A big drama swirled up last year around this time (that fully ended sometime around Christmas). Someone who had been a close friend celebrates a birthday around this time of year, and while we no longer had frequent contact, I am one of those people who sends birthday greetings pretty much forever (as long as I have contact with the person in one way or another). I was informed that I could not say happy birthday, could not send cards or gifts or anything else because it was causing too much domestic strife. Fair enough.
The next month, it was my birthday. The same friend said he would not send a card or anything because that too would create problems at home. Maybe that should have tipped me off that he was not the person I thought he was. He had always seemed so resolute, decisive and stubborn – a man of his own mind and decisions. Perhaps worn down by arguing about things that really do not matter (there was frankly no real reason for us to continue wishing each other happy birthday), he started compromising (or at least that's the way he framed it), which meant that if we were going to have any kind of a friendship at all, its terms would basically be dictated by someone else.
But the thing is – I am not going to be told HOW I can be friends with someone. It's either I can send my birthday cards and gifts (and be a friend the way I want to be a friend) or not. If a third party dictates how I am a friend to someone, then I am not really being true to myself. That said, as someone who is a friend and who cares about the well-being and happiness of my friend, I declared at the time that it was fine, but because we really did not have much contact anyway, I felt that it would be easier for everyone involved if we stopped being friends, cut all contact, etc. He would be above reproach; his partner would have nothing to complain about with regard to his continuing this friendship; I would save myself the little hurt that came to stab me every time a piece of the friendship was taken away.
In the ensuing months, though, the "absolute silence, we'll see how you like it" approach was muddied a few times – by him. I did not mind, though, because I missed him. Then I stupidly crossed the line and sent him a Christmas gift – to his work address so as not to stir up trouble in his home life. No such luck! Incomprehensibly, he took the envelope from the gift home with him, and this stirred up a whole fresh fight.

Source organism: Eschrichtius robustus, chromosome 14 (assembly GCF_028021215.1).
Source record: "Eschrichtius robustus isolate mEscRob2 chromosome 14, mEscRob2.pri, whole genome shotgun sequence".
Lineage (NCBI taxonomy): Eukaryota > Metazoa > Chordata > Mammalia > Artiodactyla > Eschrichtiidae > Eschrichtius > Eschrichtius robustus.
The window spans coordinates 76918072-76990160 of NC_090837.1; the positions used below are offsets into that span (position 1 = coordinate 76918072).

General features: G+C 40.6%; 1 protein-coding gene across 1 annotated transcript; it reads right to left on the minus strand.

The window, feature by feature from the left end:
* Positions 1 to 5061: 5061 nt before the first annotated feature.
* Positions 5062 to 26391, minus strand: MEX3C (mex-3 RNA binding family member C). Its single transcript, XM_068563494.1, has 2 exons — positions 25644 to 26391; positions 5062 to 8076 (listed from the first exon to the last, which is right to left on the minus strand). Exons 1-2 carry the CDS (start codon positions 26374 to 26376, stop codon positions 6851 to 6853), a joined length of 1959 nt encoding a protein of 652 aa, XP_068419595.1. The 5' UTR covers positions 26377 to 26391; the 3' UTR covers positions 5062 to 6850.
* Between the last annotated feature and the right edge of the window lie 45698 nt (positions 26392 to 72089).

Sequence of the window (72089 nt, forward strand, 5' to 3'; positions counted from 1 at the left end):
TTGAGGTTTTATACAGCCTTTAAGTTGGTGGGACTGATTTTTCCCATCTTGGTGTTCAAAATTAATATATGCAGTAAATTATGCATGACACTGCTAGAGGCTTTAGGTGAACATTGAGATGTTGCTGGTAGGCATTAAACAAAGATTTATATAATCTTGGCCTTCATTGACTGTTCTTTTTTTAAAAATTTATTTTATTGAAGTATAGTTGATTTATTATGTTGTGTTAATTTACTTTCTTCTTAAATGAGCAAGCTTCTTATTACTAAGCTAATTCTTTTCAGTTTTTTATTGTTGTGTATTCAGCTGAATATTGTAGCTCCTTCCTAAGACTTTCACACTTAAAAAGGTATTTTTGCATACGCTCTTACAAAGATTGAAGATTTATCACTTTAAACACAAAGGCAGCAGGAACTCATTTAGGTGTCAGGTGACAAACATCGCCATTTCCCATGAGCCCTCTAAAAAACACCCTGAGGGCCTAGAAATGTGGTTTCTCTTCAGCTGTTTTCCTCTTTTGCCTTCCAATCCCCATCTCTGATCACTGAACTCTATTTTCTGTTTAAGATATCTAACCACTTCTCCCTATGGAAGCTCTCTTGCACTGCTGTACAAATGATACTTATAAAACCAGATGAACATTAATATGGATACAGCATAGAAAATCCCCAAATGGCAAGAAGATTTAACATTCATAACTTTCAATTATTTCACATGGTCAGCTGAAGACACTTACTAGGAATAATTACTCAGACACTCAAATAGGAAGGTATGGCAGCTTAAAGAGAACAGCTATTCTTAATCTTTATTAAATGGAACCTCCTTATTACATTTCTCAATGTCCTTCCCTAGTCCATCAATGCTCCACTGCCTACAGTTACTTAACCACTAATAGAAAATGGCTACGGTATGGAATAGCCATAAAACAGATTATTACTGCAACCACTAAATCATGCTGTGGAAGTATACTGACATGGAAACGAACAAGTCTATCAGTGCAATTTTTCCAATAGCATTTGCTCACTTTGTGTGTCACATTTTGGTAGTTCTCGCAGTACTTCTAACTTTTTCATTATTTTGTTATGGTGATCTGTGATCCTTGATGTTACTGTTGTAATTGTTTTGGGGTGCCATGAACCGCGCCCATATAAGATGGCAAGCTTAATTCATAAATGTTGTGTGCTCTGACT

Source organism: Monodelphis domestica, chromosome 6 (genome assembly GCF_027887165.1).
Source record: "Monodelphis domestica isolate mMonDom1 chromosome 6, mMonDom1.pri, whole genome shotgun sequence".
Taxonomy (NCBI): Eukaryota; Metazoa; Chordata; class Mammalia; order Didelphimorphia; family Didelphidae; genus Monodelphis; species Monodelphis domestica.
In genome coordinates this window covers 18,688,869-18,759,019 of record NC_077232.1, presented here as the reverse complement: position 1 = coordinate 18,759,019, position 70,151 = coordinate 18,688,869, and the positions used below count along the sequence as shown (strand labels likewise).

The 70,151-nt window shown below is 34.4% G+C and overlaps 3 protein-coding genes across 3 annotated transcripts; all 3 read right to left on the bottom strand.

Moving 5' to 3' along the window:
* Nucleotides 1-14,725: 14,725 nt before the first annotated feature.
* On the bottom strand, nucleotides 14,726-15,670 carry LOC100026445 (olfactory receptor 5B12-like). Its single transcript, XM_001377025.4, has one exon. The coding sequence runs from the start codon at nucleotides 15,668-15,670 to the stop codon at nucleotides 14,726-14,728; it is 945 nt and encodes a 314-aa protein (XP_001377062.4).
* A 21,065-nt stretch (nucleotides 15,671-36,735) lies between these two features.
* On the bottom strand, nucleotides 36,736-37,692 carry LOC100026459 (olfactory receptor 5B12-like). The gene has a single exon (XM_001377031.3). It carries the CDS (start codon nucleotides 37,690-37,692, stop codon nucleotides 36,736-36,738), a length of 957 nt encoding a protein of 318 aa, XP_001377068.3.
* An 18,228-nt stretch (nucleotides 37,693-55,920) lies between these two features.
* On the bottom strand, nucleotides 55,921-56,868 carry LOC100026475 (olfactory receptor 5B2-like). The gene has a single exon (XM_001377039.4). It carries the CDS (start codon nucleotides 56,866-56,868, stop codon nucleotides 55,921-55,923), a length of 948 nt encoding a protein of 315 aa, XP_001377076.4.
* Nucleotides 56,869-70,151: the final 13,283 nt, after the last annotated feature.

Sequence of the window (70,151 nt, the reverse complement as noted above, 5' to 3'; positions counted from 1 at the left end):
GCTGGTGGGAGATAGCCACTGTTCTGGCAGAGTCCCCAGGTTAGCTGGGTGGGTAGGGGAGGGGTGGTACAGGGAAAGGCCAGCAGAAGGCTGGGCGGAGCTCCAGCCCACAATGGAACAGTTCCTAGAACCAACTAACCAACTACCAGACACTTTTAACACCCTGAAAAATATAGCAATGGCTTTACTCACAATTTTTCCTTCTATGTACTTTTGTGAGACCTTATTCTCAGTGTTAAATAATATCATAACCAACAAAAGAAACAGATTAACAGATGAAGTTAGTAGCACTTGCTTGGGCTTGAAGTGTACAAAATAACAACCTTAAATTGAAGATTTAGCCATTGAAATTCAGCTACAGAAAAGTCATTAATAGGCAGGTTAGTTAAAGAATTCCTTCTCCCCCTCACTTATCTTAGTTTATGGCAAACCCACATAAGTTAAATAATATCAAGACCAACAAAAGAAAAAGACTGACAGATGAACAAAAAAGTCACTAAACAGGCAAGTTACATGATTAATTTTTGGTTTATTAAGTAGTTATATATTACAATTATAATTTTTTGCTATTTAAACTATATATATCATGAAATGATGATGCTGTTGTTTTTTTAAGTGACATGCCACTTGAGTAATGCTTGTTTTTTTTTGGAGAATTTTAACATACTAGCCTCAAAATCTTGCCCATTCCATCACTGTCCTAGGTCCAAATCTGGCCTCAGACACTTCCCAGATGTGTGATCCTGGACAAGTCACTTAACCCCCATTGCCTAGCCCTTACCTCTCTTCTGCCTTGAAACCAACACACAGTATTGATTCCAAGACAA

By this point though it was clear that on some level he must have liked this stupid drama. The whole thing could so easily have been avoided. Maybe it was monumentally stupid of me to send a gift (it was just a pen), but it was ten times more careless to take home the envelope.
The unexpected gift, though, is that I felt I saw a truth I had never recognized or seen about this friend. Consciously or not, he orchestrated a dramatic situation. I sort of expect his partner to act crazy and jealous about nothing and to go on insane tirades about what a loser I am (for the record, she does not know me, has never met me, and according to him, has only the choicest of insults for me – which is sort of sad, immature and pathetic. I have nothing against her – especially if she makes him happy in life, I can only wish her the best). But I never expected him to participate in it. After this incident, though, he seemed to delight in telling me the cruel things she had to say. Sure, that's her prerogative and sort of her modus operandi. But it was, as I told him, twisted of him to pass her sentiments on. It was a passive-aggressive way for him to show that he was pissed at me for lighting the fuse on the ticking time-bomb. And yet he could keep his hands clean by passing off the responsibility for all the cruel stuff to someone else, "Sorry, I am just the messenger." But why give me messages I don't need that are just casual cruelty, really? Did it make him feel better?
We have never spoken again, and unlike the last time I cut off contact, I don't feel bad about it. I don't feel a sad longing about wanting to share funny things or baby animal pictures or whatever innocuous and silly things we used to share. Strange as it sounds, the gift is that all last vestiges of care were actually killed off.
And this year, as his birthday approaches, for the first time in a decade, I don't feel at all like baking a lemon cake or wishing him a happy birthday. (Of course writing a whole blog post about that is sort of antithetical and proves that the thought has been in my mind – but mostly only because I realized that the urge just isn't there.)